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Can smart grids be protected from PNT cyberattacks?

Nino De Falcis

Nino De Falcis

By Nino De Falcis, Senior Director of Business Development, ADVA

Today’s critical network infrastructure is heavily reliant on positioning, navigation and timing (PNT) services. Power grids, financial markets, transportation, data centers, communications — all have become more complex and interconnected, while the threats to the PNT on which they depend have grown in frequency and sophistication. PNT systems are so vulnerable to the activities of cybercriminals that attacks may soon become global in scale and significance, with potential costs of billions of dollars.

Utilities are a key example of infrastructure at risk. In the past, power networks were passive systems with everything simple and centralized, and with energy flowing in one direction only as AC power was provided to consumers. However, the growth in renewables and distributed energy resources has spurred diversification of the market, and a new paradigm of bidirectional AD and DC energy production and distribution has emerged: the smart grid.

Timing Challenges

Today, many smaller producers are generating power from multiple sources. The power grid has become a decentralized system and the flow of energy is now bidirectional. Energy from solar panels (microgrids), for example, can be generated by private individuals and either stored or fed back into the grid. Electric vehicles (EVs) are also becoming more common, and like all other nodes across the smart grid, charging points require precise timestamping of the massive amount of data they generate to balance power demand and supply.

Precise timing is also key to rerouting power flows away from transmission outages, to locating power line faults, and for synchronizing distributed control and protection systems. Without highly accurate timing and synchronization, power grids are vulnerable to partial outages and even complete blackouts.

That is why accuracy requirements of data timestamping are tighter than ever. In fact, they are shifting from legacy Network Timing Protocol (NTP) timestamping, which has millisecond accuracy needs, to Precision Timing Protocol (PTP) timestamping, requiring sub-microsecond accuracy. The syncrophaser now demands accuracy better than 1 microsecond.

For fault location, we’re now at 100 nanoseconds. The micro-phasor measurement unit (PMU) is at less than 1 microsecond and substation LAN communication protocols have to be time-stamped at as low as 100 microseconds for GOOSE IEC 61850 and at 1 microsecond for IEC 61850 sample values. This is a big change from just five years ago when accuracy in all these categories was firmly in the millisecond range, and it’s a high bar that needs to be maintained by next-generation redundant systems, should GPS or ground-based timing become compromised.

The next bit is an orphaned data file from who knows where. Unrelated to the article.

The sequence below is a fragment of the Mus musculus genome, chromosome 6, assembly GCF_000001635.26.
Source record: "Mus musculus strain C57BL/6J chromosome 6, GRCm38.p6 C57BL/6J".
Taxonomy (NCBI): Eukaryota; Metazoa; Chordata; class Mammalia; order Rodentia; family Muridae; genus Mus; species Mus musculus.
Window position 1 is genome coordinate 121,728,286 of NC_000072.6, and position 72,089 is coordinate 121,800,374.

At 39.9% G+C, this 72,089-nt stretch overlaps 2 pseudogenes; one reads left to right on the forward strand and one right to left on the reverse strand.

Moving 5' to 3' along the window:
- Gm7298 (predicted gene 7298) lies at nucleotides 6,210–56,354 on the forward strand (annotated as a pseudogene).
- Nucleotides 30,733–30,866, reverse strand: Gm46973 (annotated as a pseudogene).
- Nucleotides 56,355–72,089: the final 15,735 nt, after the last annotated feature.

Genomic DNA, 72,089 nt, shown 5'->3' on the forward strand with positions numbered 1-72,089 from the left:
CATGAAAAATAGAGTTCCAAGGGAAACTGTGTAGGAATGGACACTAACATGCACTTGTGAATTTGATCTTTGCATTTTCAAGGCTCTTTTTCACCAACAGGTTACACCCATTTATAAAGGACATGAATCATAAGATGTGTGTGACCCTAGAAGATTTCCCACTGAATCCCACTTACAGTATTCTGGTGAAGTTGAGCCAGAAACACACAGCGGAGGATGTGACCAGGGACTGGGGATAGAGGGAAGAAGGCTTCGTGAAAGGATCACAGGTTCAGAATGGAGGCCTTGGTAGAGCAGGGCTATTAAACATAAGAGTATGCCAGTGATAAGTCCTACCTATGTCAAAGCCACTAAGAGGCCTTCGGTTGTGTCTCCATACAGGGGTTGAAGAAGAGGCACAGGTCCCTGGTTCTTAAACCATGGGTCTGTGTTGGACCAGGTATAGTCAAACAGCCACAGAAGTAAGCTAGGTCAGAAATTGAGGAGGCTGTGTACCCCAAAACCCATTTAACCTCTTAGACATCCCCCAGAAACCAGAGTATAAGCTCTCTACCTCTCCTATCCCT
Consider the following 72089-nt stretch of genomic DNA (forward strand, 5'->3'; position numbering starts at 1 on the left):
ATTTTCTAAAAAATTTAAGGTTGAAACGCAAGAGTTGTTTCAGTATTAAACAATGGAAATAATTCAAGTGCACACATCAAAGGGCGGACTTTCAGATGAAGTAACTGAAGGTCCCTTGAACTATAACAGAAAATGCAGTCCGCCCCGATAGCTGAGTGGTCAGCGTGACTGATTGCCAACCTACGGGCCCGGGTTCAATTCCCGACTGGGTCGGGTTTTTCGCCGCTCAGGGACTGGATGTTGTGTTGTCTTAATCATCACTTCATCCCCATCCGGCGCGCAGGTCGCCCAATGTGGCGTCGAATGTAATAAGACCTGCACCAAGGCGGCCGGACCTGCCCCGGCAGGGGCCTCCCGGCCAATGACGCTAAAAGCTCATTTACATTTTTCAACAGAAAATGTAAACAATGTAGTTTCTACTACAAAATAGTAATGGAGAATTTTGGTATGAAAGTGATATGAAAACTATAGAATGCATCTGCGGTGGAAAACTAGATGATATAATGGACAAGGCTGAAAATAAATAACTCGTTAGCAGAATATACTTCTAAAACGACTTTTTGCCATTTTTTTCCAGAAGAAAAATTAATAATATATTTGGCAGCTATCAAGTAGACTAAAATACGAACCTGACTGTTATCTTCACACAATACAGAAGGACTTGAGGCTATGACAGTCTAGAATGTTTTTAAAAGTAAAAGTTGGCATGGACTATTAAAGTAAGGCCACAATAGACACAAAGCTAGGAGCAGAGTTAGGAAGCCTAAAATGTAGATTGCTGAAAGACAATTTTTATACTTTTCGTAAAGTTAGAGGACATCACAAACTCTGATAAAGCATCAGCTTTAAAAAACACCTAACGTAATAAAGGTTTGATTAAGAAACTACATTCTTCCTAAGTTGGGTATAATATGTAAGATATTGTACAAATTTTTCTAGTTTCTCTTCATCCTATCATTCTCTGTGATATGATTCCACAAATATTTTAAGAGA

Photo: solarseven/iStock / Getty Images Plus/Getty Images

Photo: solarseven/iStock / Getty Images Plus/Getty Images

New Standards

Guidelines for making PNT infrastructure fully redundant are being pushed by governments across the world. In the United States, regulations are being driven by Executive Order 13905 with the Department of Homeland Security (DHS) providing a framework for how assured PNT (aPNT) should operate. It states that PNT infrastructure must perform three core functions: prevent, respond and recover. Infrastructure must have the ability to prevent atypical PNT errors and corruption of PNT sources. If prevention fails, networks must be able to respond to detected errors or anomalies and then recover from those errors.

The DHS framework outlines four resiliency levels. Level 1 has only one source providing PNT, while level 4 is a next-generation system leveraging multiple sources to derive and distribute PNT data. At Level 4, systems need to be self-survivable. This means they must function for long periods in the absence of a GPS timing source, or when ground-based timing sources have been otherwise compromised. There is even an IEEE P1952 resilient PNT standard in progress that will use this DHS framework.

Rising Threats

There are two categories of threat to PNT: external and internal. External threats include jamming (equipment that can block GPS is available off the shelf for as little as $20) and spoofing, which is the act of transmitting false GPS signals that trick receivers into calculating an erroneous position. Sophisticated cyberattacks can be in the form of either of these and spoofing (especially synchronous) is the most complex to detect.

The two main internal PNT threats come from attacks on NTP and PTP network timing as well as active GPS receivers connected to the network.

Legacy power grids have traditionally used NTP to distribute timing to substations, including IRIG, and this has already shown itself to be vulnerable to attack because it can be hacked by a process called NTP amplification.

Today, power grids are increasingly migrating to PTP because it provides the sub-microsecond accuracy needed for modern applications. PTP also has not yet been hacked, but that does not mean it soon will not be. If an attack did occur on ill-prepared critical infrastructure, the results could be catastrophic.